• 203 Dexter Ave N, 652-5855,, open Mon–Sat

The Gardens of Archimedes (The Circle of Life Paintings): Michael Schultheis's imagistic exploration of the geometry of Greek mathematician Archimedes of Syracuse (Sept 12–Oct 27)... Petits Tableaux: A Group Exhibition of Small Works, with new paintings by Chris Pfister, and video animation based on rarely seen footage from the 1962 World's Fair by Piper O'Neill (Nov 7–Dec 21).


• 2101 Ninth Ave, 622-7243,, open Tues–Sat

New paintings by Nathan DiPietro (through Oct 20), whose paintings are deadpan documents of regional despair, er, development... New paintings by Jared Rue (Oct 23–Nov 24).


Sept 7, 5:30–7:30 pm

ARCADE 30.4 Launch Party

Celebrating the release of the new issue of Seattle's design magazine, ARCADE, this time titled "Global More=Global Less" and guest-edited by Barbara Swift. Jeffrey Ochsner and Ed Weinstein speak. $30 suggested donation for drinks, snacks, music, and your copy of ARCADE.

• The BelRoy Apartments, 703 Bellevue Ave E, www.arcade

Sept 8, 10 am–3 pm

Salmon Return Celebration

Earth-friendly artmaking, family tours, live performances, all loving on the pink fish.

• Olympic Sculpture Park, 2901 Western Ave,

Sept 8, 4–10 pm

NEPO 5K Don't Run

This 5K encourages hopping, skipping, crawling, jaunting, hobbling, stumbling, and moonwalking over running—but you can also just walk it and enjoy the site-specific performances and installations along the three-mile route.

• Starts at NEPO House, 1723 S Lander St; finishes in front of Kobe Terrace Park, S Main St and Maynard Ave S,

Sept 20–23

Design in Public's Seattle Design Festival

Until last year, Seattle had no annual event for people to get together and officially care about the shapes of the city—its design in the past, present, and future. This is the second year of the very welcome Seattle Design Festival, organized by Design in Public, featuring speakers and panels, tours, exhibits, films, and workshops involving everything from the development of South Lake Union to the next 50 years of residential design to the history of Japanese furniture to the plan for the 520 bridge. Locally made goods for sale, and brainstorming officially taking place.

• Various venues,

Sept 22, 5:30–11 pm

Genius Awards

The 10th annual Genius Awards are happening in a way that they've never happened before: Of three finalists in each category, the winners will be announced from the stage. The Art nominees are: naturalist/urban-installation artist Sarah Bergmann (wooot!), sculptor Dan Webb (yeahhh!), and video artist/drawer Amanda Manitach (yowww!).

• Moore Theater, 1932 Second Ave,; VIP only from 5:30– 7:30 pm

Oct 17–20

Heineken City Arts Festival

City Arts magazine's third annual fall festival, spread in various venues across the city, is four days and nights of music and performance—but don't forget that Seattle's visual artists are involved, too. The highlight this year has to be the Art Dash 4 Ca$h (Oct 20): "Part public art tour, part alley cat–style bike race, part party." It's a 12-hour, countywide bike tour/race to find and photograph art (maps will be provided, or you can also go your own way) featuring bands, unexpected locations, and cash prizes, organized by New Mystics. Art will be scattered throughout the festival's locations, but there will also be a central Culture Club hub, with exhibitions, an art-and-design-object mini-market, happy hours "curated" by artists (including the playful crew of Fictilis and the trickster trio PDL), and performances/installations by teams of interdisciplinary artists who've never worked together before "genre-bending" for the occasion.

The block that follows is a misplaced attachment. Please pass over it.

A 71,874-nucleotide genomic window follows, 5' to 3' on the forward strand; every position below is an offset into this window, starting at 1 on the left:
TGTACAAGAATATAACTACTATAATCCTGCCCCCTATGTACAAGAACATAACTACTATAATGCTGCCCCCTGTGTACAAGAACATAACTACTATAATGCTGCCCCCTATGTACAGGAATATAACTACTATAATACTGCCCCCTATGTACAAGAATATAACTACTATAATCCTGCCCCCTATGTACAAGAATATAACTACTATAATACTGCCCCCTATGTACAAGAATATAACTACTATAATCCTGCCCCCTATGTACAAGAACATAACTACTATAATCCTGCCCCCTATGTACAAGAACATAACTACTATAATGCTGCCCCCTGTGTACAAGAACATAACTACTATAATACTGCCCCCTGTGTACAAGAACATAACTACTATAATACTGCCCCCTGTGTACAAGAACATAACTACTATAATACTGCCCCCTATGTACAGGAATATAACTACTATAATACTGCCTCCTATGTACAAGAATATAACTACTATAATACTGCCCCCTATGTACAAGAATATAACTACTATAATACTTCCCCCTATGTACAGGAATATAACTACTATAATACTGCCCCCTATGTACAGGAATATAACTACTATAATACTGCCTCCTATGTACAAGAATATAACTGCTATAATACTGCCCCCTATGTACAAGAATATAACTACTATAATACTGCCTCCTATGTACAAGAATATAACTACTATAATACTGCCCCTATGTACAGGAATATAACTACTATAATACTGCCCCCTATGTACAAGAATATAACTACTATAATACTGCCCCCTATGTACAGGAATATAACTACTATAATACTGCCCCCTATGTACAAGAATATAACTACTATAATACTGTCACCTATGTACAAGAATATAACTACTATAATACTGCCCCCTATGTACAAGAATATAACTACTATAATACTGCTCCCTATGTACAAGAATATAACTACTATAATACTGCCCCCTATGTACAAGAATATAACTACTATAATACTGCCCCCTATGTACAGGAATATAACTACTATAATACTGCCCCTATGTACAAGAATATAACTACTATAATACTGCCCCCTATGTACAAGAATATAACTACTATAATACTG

• Various venues,

Oct 20, 10 am–3 pm

Community Day for Elles

A celebration of women and art at SAM, including kids' tours, artmaking, dancing, live music.

• Seattle Art Museum, 1300 First Ave, 654-3100,

Nov 8–11

Affordable Art Fair

Novice (and veteran) art buyers, look no further: The Affordable Art Fair has graced New York, London, Milan, and Paris and is now making its first-ever appearance in Seattle. With assistance from local gallery owners, the event will display thousands of works of art for sale at palatable prices. (But we do want to remind you that affordable art is everywhere!)

• Seattle Center Exhibition Hall, Seattle Center,

Nov 10, 5–9 PM

Hiawatha Artist Lofts

A possibly autumnal-themed open house featuring music, food, and open studios.

• Hiawatha Artist Lofts, 843 Hiawatha Pl S

Art Walks

Wallingford, first Wednesday, 6–9 pm; Pioneer Square, first Thursday, 5–8 pm; Fremont, first Friday, 6–9 pm; Capitol Hill, second Thursday, 5–8 pm; West Seattle, second Thursday, 6–9 pm; PhinneyWood, second Friday, 6–9 pm; Belltown, second Friday, 6–9 pm; Central District, second Saturday, 1–5 pm (May–Oct); Georgetown, second Saturday, 6–9 pm; Ballard, second Saturday, 6–9 pm; Pike Hike, third Thursday, 5–8 pm (May–Oct); Columbia City, third Friday, 4– 9 pm (May–Sept); U-District, third Friday, 6–9 pm; International District, third Saturday, 6:30– 9:30 pm (May–Aug). Go to for more info.